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- FDA approves revolutionary cancer treatment and it costs a lot
FDA approves revolutionary cancer treatment and it costs a lot
A groundbreaking gene therapy has been found to cure patients battling cancer by at least 79 percent. It has just been approved by the U.S. Food and Drug Administration (FDA). The cost of the treatment? A whopping $475,000.
Known as CAR-T therapy, the FDA said it was the “first gene therapy” that has been made available in the U.S. and could cure patients with lethal-type blood and bone marrow cancer that has been affecting children and young adults.
The FDA-approved CAR-T therapy administers a customized treatment that uses a patient’s own T cells, which plays an important role for a person’s immunity system. The T cells would be extracted from the patient and would be cryogenically frozen in order to be transported to Novartis’ manufacturing center in New Jersey.
Novartis would genetically alter the T cells to “have a new gene that codes for a protein – called a chimeric antigen receptor, or CAR,” which fights off and kills leukemia cells with a certain antigen on their surface. These genetically modified T cells would then be infused back into the patient, MIT Technology Review reported.
The new gene therapy has shown remarkable results in a clinical trial of 63 children and young adults battling severe lymphoblastic leukemia. Out of the 63 patients administered with Novartis’ CAR-T therapy, 83 percent have remained in remission within three months. At six months, 89 percent of the patients were still living and at 12 months, 79 percent survived.
It would take an average of 22 days to create the therapy, from the time the T cells were extracted from the patient to the day the cells are infused back into the patient, Novartis said.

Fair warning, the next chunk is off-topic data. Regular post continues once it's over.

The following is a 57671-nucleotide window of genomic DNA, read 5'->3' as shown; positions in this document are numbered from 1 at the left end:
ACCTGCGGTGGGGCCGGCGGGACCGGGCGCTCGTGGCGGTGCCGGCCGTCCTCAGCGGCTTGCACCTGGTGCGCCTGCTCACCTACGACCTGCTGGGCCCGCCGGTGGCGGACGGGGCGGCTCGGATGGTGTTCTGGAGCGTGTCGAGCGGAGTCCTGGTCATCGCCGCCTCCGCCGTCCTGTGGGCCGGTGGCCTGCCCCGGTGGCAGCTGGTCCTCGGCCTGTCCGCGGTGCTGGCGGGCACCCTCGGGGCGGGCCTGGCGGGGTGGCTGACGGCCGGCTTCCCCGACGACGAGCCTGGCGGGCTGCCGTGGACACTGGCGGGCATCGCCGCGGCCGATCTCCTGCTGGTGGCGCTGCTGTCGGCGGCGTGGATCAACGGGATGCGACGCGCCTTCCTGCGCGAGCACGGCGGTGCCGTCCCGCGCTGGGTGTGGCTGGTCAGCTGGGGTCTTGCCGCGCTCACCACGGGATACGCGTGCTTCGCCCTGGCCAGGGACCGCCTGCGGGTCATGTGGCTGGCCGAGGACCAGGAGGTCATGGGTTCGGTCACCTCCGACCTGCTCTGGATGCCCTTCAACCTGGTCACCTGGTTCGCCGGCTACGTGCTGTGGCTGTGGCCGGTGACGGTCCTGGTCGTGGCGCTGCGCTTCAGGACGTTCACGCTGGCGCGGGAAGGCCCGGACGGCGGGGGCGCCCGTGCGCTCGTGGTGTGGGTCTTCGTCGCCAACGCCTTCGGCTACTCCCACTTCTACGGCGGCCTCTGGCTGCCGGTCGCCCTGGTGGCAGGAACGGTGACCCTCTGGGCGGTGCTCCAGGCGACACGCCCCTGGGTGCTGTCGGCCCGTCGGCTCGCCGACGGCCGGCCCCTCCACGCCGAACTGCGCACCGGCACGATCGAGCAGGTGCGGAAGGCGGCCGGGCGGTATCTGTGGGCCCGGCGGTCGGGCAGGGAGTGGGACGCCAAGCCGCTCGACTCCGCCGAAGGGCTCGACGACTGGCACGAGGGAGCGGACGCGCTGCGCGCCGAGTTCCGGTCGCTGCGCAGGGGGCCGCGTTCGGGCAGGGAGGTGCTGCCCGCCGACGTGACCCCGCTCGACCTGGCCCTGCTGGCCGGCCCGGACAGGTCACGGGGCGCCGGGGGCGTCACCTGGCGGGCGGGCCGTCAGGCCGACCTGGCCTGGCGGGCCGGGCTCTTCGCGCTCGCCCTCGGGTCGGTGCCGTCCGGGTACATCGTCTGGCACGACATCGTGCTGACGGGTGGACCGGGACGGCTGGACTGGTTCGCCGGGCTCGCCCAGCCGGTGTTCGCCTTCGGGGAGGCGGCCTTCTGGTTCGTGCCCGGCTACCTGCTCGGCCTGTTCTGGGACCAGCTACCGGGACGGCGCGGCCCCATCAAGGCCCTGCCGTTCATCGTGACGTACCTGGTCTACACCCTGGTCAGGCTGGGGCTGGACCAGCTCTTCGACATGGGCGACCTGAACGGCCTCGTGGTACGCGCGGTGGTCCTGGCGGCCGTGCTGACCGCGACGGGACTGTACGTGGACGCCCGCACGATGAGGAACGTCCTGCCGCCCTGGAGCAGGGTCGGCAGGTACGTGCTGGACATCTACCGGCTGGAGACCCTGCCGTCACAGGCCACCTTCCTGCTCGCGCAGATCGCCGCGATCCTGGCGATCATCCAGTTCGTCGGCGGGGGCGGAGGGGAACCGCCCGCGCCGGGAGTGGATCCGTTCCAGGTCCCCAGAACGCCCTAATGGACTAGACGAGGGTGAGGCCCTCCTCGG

The rights to the new cancer treatment were given to them and they would sell it under the label Kymriah for $475,000. Previous estimates for the treatment were predicted to be around $600,000 to $725,000. Novartis said if patients do not respond to the therapy within a month, they do not need to pay for the treatment.
Novartis’ price tag for the treatment was met with criticism from David Mitchell, Founder and President of Patients For Affordable Drugs. According to him, a price of $475,000 per treatment was “excessive.”
Mitchell believed Americans should be able to afford the groundbreaking treatment because the funding for the research was drawn from “American taxpayers” who “invested over $200 million in CAR-T’s discovery.”
“But let’s remember, American taxpayers invested over $200 million in CAR-T’s discovery. To date, Novartis has not acknowledged the significance of taxpayers’ investment, and the company declined to detail its own investment,” he said. “While Novartis’ decision to set a price at $475,000 per treatment may be seen by some as restraint, we believe it is excessive. Novartis should not get credit for bringing a $475,000 drug to market and claiming they could have charged people a lot more.”
Mitchell said they would be closely watching the issue with the intention to know if Novartis would lower the price if more patients become eligible for Kymriah and if U.S. taxpayers would be charged more than citizens from other regions when the drug is approved in other countries.
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